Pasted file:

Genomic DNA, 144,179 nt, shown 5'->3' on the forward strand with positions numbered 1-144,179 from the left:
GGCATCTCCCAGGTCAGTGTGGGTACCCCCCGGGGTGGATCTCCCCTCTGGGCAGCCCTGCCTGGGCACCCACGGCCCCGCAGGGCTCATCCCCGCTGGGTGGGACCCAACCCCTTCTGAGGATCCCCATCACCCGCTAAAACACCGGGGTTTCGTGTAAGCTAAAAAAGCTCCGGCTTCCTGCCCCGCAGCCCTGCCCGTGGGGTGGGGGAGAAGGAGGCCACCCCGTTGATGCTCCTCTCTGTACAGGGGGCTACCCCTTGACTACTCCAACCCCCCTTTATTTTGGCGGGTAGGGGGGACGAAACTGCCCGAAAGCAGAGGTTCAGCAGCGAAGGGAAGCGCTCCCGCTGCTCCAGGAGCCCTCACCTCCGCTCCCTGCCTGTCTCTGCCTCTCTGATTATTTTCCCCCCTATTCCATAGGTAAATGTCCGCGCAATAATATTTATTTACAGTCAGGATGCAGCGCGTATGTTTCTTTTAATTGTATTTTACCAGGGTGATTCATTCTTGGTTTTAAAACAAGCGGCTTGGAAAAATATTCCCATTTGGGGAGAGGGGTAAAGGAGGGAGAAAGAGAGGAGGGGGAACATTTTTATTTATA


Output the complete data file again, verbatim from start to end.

Genomic DNA, 144,179 nt, shown 5'->3' on the forward strand with positions numbered 1-144,179 from the left:
GGCATCTCCCAGGTCAGTGTGGGTACCCCCCGGGGTGGATCTCCCCTCTGGGCAGCCCTGCCTGGGCACCCACGGCCCCGCAGGGCTCATCCCCGCTGGGTGGGACCCAACCCCTTCTGAGGATCCCCATCACCCGCTAAAACACCGGGGTTTCGTGTAAGCTAAAAAAGCTCCGGCTTCCTGCCCCGCAGCCCTGCCCGTGGGGTGGGGGAGAAGGAGGCCACCCCGTTGATGCTCCTCTCTGTACAGGGGGCTACCCCTTGACTACTCCAACCCCCCTTTATTTTGGCGGGTAGGGGGGACGAAACTGCCCGAAAGCAGAGGTTCAGCAGCGAAGGGAAGCGCTCCCGCTGCTCCAGGAGCCCTCACCTCCGCTCCCTGCCTGTCTCTGCCTCTCTGATTATTTTCCCCCCTATTCCATAGGTAAATGTCCGCGCAATAATATTTATTTACAGTCAGGATGCAGCGCGTATGTTTCTTTTAATTGTATTTTACCAGGGTGATTCATTCTTGGTTTTAAAACAAGCGGCTTGGAAAAATATTCCCATTTGGGGAGAGGGGTAAAGGAGGGAGAAAGAGAGGAGGGGGAACATTTTTATTTATA